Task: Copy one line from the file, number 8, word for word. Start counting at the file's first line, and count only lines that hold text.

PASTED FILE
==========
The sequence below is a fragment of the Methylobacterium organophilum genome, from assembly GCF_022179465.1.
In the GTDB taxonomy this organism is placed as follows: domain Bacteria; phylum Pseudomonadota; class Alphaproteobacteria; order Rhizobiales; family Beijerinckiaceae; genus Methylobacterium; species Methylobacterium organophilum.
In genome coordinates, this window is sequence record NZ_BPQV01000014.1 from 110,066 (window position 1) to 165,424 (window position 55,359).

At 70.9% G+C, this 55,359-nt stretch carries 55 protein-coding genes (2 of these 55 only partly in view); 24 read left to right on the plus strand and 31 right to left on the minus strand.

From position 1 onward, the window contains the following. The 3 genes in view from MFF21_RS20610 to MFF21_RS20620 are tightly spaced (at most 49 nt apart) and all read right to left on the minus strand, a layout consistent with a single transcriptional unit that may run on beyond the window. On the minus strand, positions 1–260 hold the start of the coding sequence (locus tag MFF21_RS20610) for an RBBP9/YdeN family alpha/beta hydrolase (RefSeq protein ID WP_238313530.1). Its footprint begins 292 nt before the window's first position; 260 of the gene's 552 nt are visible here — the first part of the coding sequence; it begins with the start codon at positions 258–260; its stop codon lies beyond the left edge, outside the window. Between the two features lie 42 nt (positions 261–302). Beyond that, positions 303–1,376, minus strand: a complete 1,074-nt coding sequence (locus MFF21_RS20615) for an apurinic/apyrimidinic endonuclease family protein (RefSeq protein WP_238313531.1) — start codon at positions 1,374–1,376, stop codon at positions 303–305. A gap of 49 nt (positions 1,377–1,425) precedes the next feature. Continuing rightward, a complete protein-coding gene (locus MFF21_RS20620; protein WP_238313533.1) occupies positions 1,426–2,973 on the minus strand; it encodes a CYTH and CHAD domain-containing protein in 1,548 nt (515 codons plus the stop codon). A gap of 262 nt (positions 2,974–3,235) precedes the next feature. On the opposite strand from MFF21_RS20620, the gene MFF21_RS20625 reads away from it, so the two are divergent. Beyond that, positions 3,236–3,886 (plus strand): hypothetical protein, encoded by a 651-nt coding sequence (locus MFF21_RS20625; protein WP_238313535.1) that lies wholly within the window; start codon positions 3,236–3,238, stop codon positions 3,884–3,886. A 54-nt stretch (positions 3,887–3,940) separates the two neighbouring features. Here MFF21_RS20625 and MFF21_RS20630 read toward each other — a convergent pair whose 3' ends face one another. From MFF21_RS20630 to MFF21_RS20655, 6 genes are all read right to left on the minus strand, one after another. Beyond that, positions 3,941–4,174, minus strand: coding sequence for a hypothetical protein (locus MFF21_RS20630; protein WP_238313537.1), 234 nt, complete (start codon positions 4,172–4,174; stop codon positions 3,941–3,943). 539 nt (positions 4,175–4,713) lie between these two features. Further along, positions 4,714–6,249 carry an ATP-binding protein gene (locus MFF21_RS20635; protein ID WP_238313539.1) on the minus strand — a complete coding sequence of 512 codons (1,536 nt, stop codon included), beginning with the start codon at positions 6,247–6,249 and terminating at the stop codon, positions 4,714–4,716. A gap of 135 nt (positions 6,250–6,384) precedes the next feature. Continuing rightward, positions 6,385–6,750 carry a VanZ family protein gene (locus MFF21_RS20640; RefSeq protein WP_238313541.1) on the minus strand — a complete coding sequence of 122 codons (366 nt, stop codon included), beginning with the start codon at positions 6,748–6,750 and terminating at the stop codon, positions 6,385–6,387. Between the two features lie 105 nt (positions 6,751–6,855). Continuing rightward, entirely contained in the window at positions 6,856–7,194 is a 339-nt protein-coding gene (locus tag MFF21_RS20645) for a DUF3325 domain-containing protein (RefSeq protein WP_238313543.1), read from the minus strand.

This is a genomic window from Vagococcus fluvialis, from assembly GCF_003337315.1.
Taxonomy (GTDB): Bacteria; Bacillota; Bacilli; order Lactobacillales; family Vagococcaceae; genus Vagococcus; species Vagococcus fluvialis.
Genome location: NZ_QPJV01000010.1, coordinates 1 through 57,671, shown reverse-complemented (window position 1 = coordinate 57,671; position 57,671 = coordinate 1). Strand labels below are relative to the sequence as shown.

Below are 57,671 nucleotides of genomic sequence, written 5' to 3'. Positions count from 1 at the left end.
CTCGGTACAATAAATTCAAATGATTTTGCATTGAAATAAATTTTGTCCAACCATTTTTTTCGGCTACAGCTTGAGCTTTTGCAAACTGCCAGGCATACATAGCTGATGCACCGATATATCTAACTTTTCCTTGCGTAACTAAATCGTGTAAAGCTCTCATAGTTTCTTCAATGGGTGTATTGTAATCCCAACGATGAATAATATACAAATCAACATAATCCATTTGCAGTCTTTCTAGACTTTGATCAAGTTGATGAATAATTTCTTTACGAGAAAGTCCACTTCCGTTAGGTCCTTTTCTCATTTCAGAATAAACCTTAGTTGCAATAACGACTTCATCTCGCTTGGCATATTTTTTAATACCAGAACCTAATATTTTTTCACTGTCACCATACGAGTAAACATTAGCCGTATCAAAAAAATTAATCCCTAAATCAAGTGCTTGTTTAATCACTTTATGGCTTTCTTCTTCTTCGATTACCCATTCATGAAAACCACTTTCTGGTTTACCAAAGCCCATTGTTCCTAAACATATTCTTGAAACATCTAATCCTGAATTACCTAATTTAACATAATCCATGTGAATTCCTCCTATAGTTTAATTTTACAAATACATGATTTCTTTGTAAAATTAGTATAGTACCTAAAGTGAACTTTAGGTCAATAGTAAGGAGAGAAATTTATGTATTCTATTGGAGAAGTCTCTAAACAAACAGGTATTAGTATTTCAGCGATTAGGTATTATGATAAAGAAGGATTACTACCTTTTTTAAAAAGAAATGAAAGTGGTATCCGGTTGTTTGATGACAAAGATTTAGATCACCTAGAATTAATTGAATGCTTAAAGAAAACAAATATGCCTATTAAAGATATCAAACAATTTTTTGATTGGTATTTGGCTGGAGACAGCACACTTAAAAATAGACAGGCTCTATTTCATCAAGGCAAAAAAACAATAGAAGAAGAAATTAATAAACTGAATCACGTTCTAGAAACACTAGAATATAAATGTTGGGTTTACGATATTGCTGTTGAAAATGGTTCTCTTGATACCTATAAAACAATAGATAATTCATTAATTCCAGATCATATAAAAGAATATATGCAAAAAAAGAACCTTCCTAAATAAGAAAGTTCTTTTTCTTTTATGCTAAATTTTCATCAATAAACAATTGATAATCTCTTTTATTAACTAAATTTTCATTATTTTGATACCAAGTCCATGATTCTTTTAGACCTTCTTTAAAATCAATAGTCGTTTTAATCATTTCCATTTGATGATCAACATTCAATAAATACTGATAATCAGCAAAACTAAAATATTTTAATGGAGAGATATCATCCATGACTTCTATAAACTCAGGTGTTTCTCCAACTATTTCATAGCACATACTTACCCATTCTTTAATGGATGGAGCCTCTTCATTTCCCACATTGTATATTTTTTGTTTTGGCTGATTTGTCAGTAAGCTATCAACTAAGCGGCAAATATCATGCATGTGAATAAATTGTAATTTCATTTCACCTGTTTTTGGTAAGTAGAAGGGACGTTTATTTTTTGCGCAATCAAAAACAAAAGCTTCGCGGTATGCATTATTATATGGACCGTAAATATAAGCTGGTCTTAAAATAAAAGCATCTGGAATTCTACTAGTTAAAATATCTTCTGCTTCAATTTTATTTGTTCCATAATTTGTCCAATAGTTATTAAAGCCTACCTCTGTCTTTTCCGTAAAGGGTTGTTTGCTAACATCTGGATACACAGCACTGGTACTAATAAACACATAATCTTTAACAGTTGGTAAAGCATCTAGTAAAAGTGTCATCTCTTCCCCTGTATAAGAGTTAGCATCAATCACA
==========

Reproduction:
Genome location: NZ_QPJV01000010.1, coordinates 1 through 57,671, shown reverse-complemented (window position 1 = coordinate 57,671; position 57,671 = coordinate 1). Strand labels below are relative to the sequence as shown.